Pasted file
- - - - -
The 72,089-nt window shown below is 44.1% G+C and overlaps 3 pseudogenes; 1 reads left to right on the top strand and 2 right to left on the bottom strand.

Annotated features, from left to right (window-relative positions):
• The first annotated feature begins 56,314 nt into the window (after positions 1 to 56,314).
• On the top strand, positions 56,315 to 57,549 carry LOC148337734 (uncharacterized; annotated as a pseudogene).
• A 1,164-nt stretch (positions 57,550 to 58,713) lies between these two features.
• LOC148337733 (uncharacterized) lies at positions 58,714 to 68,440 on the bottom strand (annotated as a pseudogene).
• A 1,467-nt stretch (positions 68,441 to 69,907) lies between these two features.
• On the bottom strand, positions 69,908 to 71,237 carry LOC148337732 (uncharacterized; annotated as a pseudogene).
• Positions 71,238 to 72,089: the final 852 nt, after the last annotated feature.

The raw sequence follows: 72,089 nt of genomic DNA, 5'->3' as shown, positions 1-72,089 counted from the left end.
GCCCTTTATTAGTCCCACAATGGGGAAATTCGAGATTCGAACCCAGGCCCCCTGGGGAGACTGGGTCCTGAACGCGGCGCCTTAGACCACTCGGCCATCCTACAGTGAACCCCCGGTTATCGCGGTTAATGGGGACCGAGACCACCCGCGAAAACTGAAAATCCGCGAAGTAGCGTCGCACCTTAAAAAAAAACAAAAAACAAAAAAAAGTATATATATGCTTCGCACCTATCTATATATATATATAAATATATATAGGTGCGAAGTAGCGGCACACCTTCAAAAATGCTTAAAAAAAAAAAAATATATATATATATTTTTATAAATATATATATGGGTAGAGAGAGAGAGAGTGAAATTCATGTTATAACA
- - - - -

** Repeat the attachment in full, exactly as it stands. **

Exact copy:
The 72,089-nt window shown below is 44.1% G+C and overlaps 3 pseudogenes; 1 reads left to right on the top strand and 2 right to left on the bottom strand.

Annotated features, from left to right (window-relative positions):
• The first annotated feature begins 56,314 nt into the window (after positions 1 to 56,314).
• On the top strand, positions 56,315 to 57,549 carry LOC148337734 (uncharacterized; annotated as a pseudogene).
• A 1,164-nt stretch (positions 57,550 to 58,713) lies between these two features.
• LOC148337733 (uncharacterized) lies at positions 58,714 to 68,440 on the bottom strand (annotated as a pseudogene).
• A 1,467-nt stretch (positions 68,441 to 69,907) lies between these two features.
• On the bottom strand, positions 69,908 to 71,237 carry LOC148337732 (uncharacterized; annotated as a pseudogene).
• Positions 71,238 to 72,089: the final 852 nt, after the last annotated feature.

The raw sequence follows: 72,089 nt of genomic DNA, 5'->3' as shown, positions 1-72,089 counted from the left end.
GCCCTTTATTAGTCCCACAATGGGGAAATTCGAGATTCGAACCCAGGCCCCCTGGGGAGACTGGGTCCTGAACGCGGCGCCTTAGACCACTCGGCCATCCTACAGTGAACCCCCGGTTATCGCGGTTAATGGGGACCGAGACCACCCGCGAAAACTGAAAATCCGCGAAGTAGCGTCGCACCTTAAAAAAAAACAAAAAACAAAAAAAAGTATATATATGCTTCGCACCTATCTATATATATATATAAATATATATAGGTGCGAAGTAGCGGCACACCTTCAAAAATGCTTAAAAAAAAAAAAATATATATATATATTTTTATAAATATATATATGGGTAGAGAGAGAGAGAGTGAAATTCATGTTATAACA